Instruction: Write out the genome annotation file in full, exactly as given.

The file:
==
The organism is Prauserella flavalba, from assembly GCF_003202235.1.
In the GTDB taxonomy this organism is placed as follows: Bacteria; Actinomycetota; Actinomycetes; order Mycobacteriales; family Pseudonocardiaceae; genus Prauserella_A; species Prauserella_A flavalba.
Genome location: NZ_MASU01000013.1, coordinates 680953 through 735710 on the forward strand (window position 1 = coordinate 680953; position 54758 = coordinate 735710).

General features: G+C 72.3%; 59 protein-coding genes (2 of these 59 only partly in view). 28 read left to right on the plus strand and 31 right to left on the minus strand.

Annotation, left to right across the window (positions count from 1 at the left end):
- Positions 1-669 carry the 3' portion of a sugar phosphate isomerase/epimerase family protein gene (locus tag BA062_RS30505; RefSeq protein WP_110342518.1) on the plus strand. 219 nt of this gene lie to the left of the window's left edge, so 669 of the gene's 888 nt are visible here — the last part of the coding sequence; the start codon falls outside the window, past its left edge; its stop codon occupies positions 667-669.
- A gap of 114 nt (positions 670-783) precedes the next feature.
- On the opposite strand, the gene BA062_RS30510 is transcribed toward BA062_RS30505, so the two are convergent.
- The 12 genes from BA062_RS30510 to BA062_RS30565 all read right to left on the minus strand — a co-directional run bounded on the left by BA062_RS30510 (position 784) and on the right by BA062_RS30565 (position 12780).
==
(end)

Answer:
The organism is Prauserella flavalba, from assembly GCF_003202235.1.
In the GTDB taxonomy this organism is placed as follows: Bacteria; Actinomycetota; Actinomycetes; order Mycobacteriales; family Pseudonocardiaceae; genus Prauserella_A; species Prauserella_A flavalba.
Genome location: NZ_MASU01000013.1, coordinates 680953 through 735710 on the forward strand (window position 1 = coordinate 680953; position 54758 = coordinate 735710).

General features: G+C 72.3%; 59 protein-coding genes (2 of these 59 only partly in view). 28 read left to right on the plus strand and 31 right to left on the minus strand.

Annotation, left to right across the window (positions count from 1 at the left end):
- Positions 1-669 carry the 3' portion of a sugar phosphate isomerase/epimerase family protein gene (locus tag BA062_RS30505; RefSeq protein WP_110342518.1) on the plus strand. 219 nt of this gene lie to the left of the window's left edge, so 669 of the gene's 888 nt are visible here — the last part of the coding sequence; the start codon falls outside the window, past its left edge; its stop codon occupies positions 667-669.
- A gap of 114 nt (positions 670-783) precedes the next feature.
- On the opposite strand, the gene BA062_RS30510 is transcribed toward BA062_RS30505, so the two are convergent.
- The 12 genes from BA062_RS30510 to BA062_RS30565 all read right to left on the minus strand — a co-directional run bounded on the left by BA062_RS30510 (position 784) and on the right by BA062_RS30565 (position 12780).